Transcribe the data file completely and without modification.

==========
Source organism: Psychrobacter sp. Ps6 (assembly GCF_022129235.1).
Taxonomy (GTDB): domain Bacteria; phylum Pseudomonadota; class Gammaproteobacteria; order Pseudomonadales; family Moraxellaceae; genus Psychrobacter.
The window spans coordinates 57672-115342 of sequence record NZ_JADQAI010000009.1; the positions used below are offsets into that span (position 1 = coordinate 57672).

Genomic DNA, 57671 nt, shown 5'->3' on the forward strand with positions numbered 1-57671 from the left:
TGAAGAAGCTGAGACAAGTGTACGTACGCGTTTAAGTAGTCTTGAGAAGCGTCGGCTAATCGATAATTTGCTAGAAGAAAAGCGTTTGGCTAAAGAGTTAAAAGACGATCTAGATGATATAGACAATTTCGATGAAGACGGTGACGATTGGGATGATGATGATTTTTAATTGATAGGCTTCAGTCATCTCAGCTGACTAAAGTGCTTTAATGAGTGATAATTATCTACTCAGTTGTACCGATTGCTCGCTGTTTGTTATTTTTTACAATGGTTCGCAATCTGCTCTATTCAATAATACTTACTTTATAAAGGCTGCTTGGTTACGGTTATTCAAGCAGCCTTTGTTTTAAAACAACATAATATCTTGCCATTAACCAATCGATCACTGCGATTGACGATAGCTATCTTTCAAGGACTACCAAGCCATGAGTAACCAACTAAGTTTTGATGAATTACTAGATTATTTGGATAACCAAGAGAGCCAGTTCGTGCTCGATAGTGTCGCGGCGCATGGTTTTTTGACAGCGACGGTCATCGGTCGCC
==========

Source organism: Psychrobacter sp. Ps6 (assembly GCF_022129235.1).
Taxonomy (GTDB): domain Bacteria; phylum Pseudomonadota; class Gammaproteobacteria; order Pseudomonadales; family Moraxellaceae; genus Psychrobacter.
The window spans coordinates 57672-115342 of sequence record NZ_JADQAI010000009.1; the positions used below are offsets into that span (position 1 = coordinate 57672).

Genomic DNA, 57671 nt, shown 5'->3' on the forward strand with positions numbered 1-57671 from the left:
TGAAGAAGCTGAGACAAGTGTACGTACGCGTTTAAGTAGTCTTGAGAAGCGTCGGCTAATCGATAATTTGCTAGAAGAAAAGCGTTTGGCTAAAGAGTTAAAAGACGATCTAGATGATATAGACAATTTCGATGAAGACGGTGACGATTGGGATGATGATGATTTTTAATTGATAGGCTTCAGTCATCTCAGCTGACTAAAGTGCTTTAATGAGTGATAATTATCTACTCAGTTGTACCGATTGCTCGCTGTTTGTTATTTTTTACAATGGTTCGCAATCTGCTCTATTCAATAATACTTACTTTATAAAGGCTGCTTGGTTACGGTTATTCAAGCAGCCTTTGTTTTAAAACAACATAATATCTTGCCATTAACCAATCGATCACTGCGATTGACGATAGCTATCTTTCAAGGACTACCAAGCCATGAGTAACCAACTAAGTTTTGATGAATTACTAGATTATTTGGATAACCAAGAGAGCCAGTTCGTGCTCGATAGTGTCGCGGCGCATGGTTTTTTGACAGCGACGGTCATCGGTCGCC